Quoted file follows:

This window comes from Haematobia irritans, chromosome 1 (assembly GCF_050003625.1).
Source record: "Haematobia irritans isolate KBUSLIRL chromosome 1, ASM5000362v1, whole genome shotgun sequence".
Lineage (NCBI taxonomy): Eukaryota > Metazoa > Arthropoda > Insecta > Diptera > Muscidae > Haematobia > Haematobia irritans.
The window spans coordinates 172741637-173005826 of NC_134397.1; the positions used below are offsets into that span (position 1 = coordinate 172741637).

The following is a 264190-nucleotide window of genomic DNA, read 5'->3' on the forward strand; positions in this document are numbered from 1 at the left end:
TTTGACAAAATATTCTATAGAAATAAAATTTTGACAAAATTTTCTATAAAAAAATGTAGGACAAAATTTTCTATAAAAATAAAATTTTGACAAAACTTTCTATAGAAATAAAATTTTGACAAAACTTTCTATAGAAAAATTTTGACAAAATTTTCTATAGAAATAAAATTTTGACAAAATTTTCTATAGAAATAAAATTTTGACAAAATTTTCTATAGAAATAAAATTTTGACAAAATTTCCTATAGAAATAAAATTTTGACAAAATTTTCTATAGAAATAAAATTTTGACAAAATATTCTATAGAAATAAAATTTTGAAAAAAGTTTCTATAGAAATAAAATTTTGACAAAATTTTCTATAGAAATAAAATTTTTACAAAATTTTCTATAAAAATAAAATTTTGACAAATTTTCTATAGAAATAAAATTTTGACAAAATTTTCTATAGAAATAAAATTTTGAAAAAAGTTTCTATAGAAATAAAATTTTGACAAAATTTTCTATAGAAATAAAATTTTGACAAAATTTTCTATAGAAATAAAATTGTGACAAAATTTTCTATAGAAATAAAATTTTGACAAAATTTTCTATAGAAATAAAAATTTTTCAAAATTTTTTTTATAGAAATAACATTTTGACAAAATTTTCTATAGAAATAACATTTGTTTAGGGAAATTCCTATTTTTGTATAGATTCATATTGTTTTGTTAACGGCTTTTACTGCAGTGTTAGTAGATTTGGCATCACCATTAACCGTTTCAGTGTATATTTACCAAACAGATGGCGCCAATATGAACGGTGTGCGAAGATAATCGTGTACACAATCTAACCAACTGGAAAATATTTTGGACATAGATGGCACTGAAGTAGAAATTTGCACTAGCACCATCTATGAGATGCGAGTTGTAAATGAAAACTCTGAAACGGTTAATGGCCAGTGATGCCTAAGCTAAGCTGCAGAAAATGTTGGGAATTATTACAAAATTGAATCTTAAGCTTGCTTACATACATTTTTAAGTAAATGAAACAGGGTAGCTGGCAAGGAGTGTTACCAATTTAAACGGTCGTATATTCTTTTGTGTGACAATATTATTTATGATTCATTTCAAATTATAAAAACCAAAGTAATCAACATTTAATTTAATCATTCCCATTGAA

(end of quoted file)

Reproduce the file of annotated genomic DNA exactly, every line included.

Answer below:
This window comes from Haematobia irritans, chromosome 1 (assembly GCF_050003625.1).
Source record: "Haematobia irritans isolate KBUSLIRL chromosome 1, ASM5000362v1, whole genome shotgun sequence".
Lineage (NCBI taxonomy): Eukaryota > Metazoa > Arthropoda > Insecta > Diptera > Muscidae > Haematobia > Haematobia irritans.
The window spans coordinates 172741637-173005826 of NC_134397.1; the positions used below are offsets into that span (position 1 = coordinate 172741637).

The following is a 264190-nucleotide window of genomic DNA, read 5'->3' on the forward strand; positions in this document are numbered from 1 at the left end:
TTTGACAAAATATTCTATAGAAATAAAATTTTGACAAAATTTTCTATAAAAAAATGTAGGACAAAATTTTCTATAAAAATAAAATTTTGACAAAACTTTCTATAGAAATAAAATTTTGACAAAACTTTCTATAGAAAAATTTTGACAAAATTTTCTATAGAAATAAAATTTTGACAAAATTTTCTATAGAAATAAAATTTTGACAAAATTTTCTATAGAAATAAAATTTTGACAAAATTTCCTATAGAAATAAAATTTTGACAAAATTTTCTATAGAAATAAAATTTTGACAAAATATTCTATAGAAATAAAATTTTGAAAAAAGTTTCTATAGAAATAAAATTTTGACAAAATTTTCTATAGAAATAAAATTTTTACAAAATTTTCTATAAAAATAAAATTTTGACAAATTTTCTATAGAAATAAAATTTTGACAAAATTTTCTATAGAAATAAAATTTTGAAAAAAGTTTCTATAGAAATAAAATTTTGACAAAATTTTCTATAGAAATAAAATTTTGACAAAATTTTCTATAGAAATAAAATTGTGACAAAATTTTCTATAGAAATAAAATTTTGACAAAATTTTCTATAGAAATAAAAATTTTTCAAAATTTTTTTTATAGAAATAACATTTTGACAAAATTTTCTATAGAAATAACATTTGTTTAGGGAAATTCCTATTTTTGTATAGATTCATATTGTTTTGTTAACGGCTTTTACTGCAGTGTTAGTAGATTTGGCATCACCATTAACCGTTTCAGTGTATATTTACCAAACAGATGGCGCCAATATGAACGGTGTGCGAAGATAATCGTGTACACAATCTAACCAACTGGAAAATATTTTGGACATAGATGGCACTGAAGTAGAAATTTGCACTAGCACCATCTATGAGATGCGAGTTGTAAATGAAAACTCTGAAACGGTTAATGGCCAGTGATGCCTAAGCTAAGCTGCAGAAAATGTTGGGAATTATTACAAAATTGAATCTTAAGCTTGCTTACATACATTTTTAAGTAAATGAAACAGGGTAGCTGGCAAGGAGTGTTACCAATTTAAACGGTCGTATATTCTTTTGTGTGACAATATTATTTATGATTCATTTCAAATTATAAAAACCAAAGTAATCAACATTTAATTTAATCATTCCCATTGAA